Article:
Estate Administration Checklist

As an executor or administrator, administrating an estate can be a complicated affair.

At Seatons, we aim to make this process as smooth as possible to ensure the administration gets carried out lawfully and effectively.

Please call us for a free no obligation chat on 0800 3 10 11 12

Welcome to our page relating to an Estate Administration Checklist.  We are a firm who specialise in dealing with probate and estate administration work.  At Seatons, we offer a helpful and friendly service with low fees that provide exceptional value for money.  Please call us today for a free no obligation chat on 01536 276300 or contact us online.

Estate Administration Checklist

As an executor or administrator, administrating an estate can be a complicated affair. At Seatons, we aim to make this process as smooth as possible to ensure the administration gets carried out lawfully and effectively. This brief checklist will provide you with some of the basic rights and responsibilities you need to consider as an executor or administrator during the administration of a loved one’s estate.

1. Check if there is a Will

Obviously it is essential to check to see if the deceased left a Will. Sometimes a Will can be found among the deceased’s personal papers or it might be deposited with a firm of solicitors or with a bank. It might also be necessary to make further inquiries including carrying out a Certainty will search. Checking to see if the deceased has left a Will helps determine which type of Grant of Representation to apply for. A Will of course should also state who the executors are and how the deceased’s estate is to be distributed.

2. Value the Deceased’s Assets and Liabilities

Everything that the deceased owned needs to be identified and valued by the executor. Certain assets that are jointly owned can pass automatically to others on death; such as a house that is jointly owned by a husband and wife, provided they are beneficial joint tenants. Any debts and liabilities also need to be identified and calculated.

3. Pay Any Inheritance Tax

  • The first £325,000 of a persons estate is exempt from tax (Nil Rate Band).
  • There is also a further £175,000 relating to a deceased’s home that might also be exempt from tax (Residence Nil Rate Band)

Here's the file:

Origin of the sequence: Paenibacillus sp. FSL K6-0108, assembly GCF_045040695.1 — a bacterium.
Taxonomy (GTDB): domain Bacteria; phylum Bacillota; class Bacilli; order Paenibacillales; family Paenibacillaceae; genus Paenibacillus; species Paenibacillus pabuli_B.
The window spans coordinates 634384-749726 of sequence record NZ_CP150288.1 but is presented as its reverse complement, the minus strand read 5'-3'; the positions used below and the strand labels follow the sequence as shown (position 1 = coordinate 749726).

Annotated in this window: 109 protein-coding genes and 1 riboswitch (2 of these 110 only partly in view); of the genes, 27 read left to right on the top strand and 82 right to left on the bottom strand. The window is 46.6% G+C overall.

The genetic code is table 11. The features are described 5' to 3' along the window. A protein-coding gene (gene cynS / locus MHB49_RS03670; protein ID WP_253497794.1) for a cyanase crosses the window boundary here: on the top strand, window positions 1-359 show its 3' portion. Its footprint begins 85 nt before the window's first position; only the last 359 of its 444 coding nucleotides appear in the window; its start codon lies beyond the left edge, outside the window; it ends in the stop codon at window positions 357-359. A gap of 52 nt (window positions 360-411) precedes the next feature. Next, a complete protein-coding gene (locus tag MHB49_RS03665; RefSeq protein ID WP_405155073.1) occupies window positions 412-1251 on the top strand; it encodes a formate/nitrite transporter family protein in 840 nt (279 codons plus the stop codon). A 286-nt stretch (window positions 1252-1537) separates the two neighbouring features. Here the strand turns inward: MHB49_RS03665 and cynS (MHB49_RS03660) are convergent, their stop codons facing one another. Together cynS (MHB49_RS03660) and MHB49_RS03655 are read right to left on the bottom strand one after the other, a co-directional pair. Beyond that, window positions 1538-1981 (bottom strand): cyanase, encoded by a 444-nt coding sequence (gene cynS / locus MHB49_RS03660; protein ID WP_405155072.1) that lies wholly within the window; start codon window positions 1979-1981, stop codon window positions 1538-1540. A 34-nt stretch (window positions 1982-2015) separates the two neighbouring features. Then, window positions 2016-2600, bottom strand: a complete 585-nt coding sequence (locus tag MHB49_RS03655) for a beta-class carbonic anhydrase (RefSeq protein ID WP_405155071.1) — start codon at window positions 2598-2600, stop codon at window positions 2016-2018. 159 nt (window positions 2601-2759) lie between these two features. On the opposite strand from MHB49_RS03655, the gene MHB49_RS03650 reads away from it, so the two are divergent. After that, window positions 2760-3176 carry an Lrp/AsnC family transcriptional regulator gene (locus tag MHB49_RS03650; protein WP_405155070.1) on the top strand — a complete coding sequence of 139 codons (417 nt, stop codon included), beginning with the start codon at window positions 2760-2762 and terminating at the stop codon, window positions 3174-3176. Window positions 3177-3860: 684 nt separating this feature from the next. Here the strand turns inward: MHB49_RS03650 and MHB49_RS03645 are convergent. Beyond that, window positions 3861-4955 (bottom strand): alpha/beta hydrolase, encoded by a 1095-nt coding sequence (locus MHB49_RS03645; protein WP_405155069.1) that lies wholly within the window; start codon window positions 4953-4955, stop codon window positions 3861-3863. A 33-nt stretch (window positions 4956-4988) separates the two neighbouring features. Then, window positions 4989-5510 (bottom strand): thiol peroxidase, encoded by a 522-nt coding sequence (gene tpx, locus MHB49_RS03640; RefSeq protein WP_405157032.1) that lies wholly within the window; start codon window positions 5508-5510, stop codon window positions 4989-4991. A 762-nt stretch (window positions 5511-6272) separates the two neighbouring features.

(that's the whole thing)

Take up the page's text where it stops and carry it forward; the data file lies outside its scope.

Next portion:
• Anything above the above two amounts is then charged Inheritance Tax at a flat rate of 40%.

Inheritance tax affects every part of the inherited estate, including a deceased’s house, cash in bank accounts, investments, stocks, shares and personal belongings. Foreign assets are also included, along with any assets given away in the seven years prior to death and assets given away but which the deceased still had retained an interest in.

4. Apply for the Grant of Representation 

Once the executor has a clear idea of the value of the deceased’s assets and liabilities and once any inheritance tax has been paid then an application can be made to the court to obtain a Grant of Representation. This is a Probate if there is a will or a Letters of Administration if there is no will.

Apply for the Grant of Representation, if the value of the estate exceeds £5,000, then it may be necessary to obtain a Grant of Representation from the Court, (Grant of Probate if there is a will or a Grant of Letters of Administration if there is no will) in order for banks, Building Societies and other similar organisations to release the deceased’s assets. There are three types of Grant available:

  • Grant of Probate – When a Will has been created and an executor appointed.
  • Grant of Letters of Administration – When the deceased died without a Will.
  • Grant of Letters of Administration with Will – When the deceased made a Will but either failed to appoint an executor, or all the executors named in the Will have died or are unable to act.

5. Collect in the Assets

Once a Grant of Representation has been obtained then the deceased’s assets can be collected in. The grant will need to be produced to the bank building society or other organisation before they will release the assets to the executor or administrator.

6. Pay Any Outstanding Debts

Once every relevant organisation has been contacted with regard to the deceased’s estate, any other outstanding debts owed by them must then be paid. These can include any outstanding bills, or any tax owed for example.

It important to remember that the executor/administrator has a legal duty to pay off any existing debt before distributing the remaining estate.

7. Distribute the Estate

Once the executor has collected in all of the assets and paid any outstanding debts, they can proceed with distributing the balance to the beneficiaries in accordance with the deceased’s will, if there is one, or in accordance with the law of intestacy if there is not.

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Adrian Chambers - Seatons Solicitors

Probate & Estate Specialists

I’m Adrian Chambers and specialise in Probate and Estate matters. We aim to provide our clients with an outstanding legal service.

We will help and support you and most importantly we work hard for you.

If you need help administering a loved one’s estate, please click here for further information.

For information about our costs on probate work please click here.

Please contact us for a free, no obligation chat on 01536 276300 or contact us online.

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